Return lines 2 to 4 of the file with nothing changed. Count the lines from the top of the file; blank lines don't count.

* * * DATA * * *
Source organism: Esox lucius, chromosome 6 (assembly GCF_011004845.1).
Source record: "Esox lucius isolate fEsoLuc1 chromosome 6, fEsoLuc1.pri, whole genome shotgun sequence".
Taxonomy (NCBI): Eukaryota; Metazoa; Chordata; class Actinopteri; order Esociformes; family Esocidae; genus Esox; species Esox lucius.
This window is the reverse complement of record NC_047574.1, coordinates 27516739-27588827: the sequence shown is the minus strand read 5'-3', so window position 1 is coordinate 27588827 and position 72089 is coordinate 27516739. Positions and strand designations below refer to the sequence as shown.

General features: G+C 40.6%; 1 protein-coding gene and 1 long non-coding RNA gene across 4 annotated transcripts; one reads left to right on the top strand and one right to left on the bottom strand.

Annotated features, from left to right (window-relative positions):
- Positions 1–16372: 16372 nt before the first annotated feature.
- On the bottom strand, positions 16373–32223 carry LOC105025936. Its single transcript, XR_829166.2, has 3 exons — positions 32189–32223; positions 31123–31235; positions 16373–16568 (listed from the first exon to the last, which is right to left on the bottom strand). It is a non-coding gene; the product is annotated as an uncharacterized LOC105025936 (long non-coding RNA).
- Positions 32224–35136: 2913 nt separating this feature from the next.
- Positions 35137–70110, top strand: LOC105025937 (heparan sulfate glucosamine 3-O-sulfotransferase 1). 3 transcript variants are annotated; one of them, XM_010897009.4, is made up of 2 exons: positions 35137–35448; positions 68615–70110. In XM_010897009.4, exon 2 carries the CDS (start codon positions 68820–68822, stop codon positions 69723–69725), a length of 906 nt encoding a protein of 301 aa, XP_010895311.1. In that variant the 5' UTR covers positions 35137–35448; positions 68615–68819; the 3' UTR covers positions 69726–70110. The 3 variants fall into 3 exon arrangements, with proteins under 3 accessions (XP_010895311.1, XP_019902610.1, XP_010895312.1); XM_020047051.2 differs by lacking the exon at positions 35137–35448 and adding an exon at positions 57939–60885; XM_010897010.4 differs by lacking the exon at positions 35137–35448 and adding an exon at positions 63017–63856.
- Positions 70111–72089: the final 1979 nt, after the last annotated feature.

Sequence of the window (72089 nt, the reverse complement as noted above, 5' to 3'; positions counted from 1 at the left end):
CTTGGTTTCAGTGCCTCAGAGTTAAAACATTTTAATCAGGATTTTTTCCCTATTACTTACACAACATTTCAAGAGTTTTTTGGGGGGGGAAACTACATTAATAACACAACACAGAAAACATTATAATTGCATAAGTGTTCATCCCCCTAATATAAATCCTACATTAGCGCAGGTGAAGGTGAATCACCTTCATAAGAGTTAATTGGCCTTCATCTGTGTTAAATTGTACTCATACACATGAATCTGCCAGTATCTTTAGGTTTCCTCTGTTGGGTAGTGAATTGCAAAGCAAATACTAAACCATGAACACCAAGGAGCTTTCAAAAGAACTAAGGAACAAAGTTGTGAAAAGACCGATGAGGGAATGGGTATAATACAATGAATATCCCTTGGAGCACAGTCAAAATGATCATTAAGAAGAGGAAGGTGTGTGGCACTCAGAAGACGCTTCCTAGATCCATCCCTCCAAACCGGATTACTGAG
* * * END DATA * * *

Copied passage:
Source record: "Esox lucius isolate fEsoLuc1 chromosome 6, fEsoLuc1.pri, whole genome shotgun sequence".
Taxonomy (NCBI): Eukaryota; Metazoa; Chordata; class Actinopteri; order Esociformes; family Esocidae; genus Esox; species Esox lucius.
This window is the reverse complement of record NC_047574.1, coordinates 27516739-27588827: the sequence shown is the minus strand read 5'-3', so window position 1 is coordinate 27588827 and position 72089 is coordinate 27516739. Positions and strand designations below refer to the sequence as shown.